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  37.  19
    Historical Judgement, Transcendent Perspective and 'Resurrection Appearances'.Anthony Baxter - 1999 - Heythrop Journal 40 (1):19–40.
    Suppose one judges as a historian that after Jesus' death there was an occurrence during the careers of various individuals in which: they took it that Jesus was appearing, raised by God to Life; and a concept worked in their minds, ‘Already, Jesus has been raised to Life’.Assume also that before one are fuller statements proposed now as to what happened. Some themselves cite just inner‐worldly, non‐transcendent factors – delusion and so on. The ‘Encountered’ statement however runs: ‘A transcendent reality, (...)
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  38.  3
    Taking the Appearances Seriously: Architectural Experience and the Phenomenological Case for Religious Belief.Mark Wynn - 2011 - Religious Studies 47 (3):331 - 344.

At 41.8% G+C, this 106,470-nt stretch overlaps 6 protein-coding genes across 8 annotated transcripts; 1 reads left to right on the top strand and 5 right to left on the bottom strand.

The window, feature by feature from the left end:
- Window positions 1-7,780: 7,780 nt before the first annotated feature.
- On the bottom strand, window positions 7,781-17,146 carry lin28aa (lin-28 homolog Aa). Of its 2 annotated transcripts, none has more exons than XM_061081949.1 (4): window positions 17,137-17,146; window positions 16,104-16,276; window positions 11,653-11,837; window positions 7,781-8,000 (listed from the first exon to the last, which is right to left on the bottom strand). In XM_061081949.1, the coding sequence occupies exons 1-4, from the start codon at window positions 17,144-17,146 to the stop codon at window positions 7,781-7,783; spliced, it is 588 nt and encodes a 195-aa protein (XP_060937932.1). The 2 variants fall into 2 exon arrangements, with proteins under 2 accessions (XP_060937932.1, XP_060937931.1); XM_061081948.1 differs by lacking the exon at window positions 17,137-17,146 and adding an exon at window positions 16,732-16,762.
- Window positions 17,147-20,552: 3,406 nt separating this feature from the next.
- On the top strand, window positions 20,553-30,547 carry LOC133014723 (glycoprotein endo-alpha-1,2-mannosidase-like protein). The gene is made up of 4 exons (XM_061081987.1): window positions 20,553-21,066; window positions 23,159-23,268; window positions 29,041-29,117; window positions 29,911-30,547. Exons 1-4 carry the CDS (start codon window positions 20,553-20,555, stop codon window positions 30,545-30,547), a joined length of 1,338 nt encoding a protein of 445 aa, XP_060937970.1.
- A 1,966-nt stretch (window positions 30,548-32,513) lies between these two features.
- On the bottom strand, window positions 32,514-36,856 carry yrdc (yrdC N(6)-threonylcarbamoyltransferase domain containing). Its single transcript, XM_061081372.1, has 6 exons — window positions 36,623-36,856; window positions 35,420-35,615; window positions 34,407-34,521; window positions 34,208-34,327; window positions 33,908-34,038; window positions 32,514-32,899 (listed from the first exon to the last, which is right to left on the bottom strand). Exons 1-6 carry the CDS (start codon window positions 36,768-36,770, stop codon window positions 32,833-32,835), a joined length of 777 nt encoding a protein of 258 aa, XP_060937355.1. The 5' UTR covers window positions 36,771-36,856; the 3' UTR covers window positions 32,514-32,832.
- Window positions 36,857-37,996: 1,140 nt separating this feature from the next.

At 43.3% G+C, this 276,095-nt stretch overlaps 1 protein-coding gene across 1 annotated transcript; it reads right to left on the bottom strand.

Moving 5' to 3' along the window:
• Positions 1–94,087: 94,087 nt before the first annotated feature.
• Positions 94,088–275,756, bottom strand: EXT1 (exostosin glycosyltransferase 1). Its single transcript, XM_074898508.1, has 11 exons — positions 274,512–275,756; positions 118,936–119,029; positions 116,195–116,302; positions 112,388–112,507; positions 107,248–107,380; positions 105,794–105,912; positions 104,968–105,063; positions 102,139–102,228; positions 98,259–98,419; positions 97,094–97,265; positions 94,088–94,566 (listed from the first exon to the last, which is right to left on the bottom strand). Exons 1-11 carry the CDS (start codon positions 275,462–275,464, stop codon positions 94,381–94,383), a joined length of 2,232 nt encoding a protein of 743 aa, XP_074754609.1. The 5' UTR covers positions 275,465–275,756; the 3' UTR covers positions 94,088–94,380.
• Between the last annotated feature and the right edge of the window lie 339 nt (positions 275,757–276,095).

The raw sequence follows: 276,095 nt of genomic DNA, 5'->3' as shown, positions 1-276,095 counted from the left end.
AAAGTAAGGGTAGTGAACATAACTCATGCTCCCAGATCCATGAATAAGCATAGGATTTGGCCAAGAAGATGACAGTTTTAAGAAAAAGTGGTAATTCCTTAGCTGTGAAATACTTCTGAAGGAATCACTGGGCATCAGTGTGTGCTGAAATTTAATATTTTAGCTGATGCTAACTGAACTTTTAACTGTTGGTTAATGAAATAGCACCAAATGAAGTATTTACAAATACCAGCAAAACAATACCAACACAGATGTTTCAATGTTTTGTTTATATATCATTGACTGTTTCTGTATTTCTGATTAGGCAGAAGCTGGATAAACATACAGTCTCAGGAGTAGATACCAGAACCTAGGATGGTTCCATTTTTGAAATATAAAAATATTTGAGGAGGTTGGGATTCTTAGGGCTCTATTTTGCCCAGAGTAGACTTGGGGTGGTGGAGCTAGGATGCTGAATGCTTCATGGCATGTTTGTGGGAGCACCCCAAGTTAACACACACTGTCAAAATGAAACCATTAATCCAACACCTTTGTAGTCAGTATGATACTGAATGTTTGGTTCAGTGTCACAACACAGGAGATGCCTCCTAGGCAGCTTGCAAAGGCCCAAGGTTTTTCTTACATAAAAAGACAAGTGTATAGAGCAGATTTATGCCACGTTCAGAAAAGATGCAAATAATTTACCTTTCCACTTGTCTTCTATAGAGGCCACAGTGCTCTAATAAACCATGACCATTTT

This paper explores some implications of the idea that religious thoughts can enter into the sensory appearances of things. I begin by clarifying this idea, using some examples drawn from Roger Scruton's discussion of the phenomenology of architectural experience. Then I consider the bearing of the idea on the case for religious belief in pragmatic and epistemic terms. More exactly, I explore how the idea of an internal relation between religious thought and the sensory appearances of things can (...)
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  39.  14
    Appearances, Antirealism, and Aristotle.Jack D. Davidson - 1991 - Philosophical Studies 63 (2):147 - 166.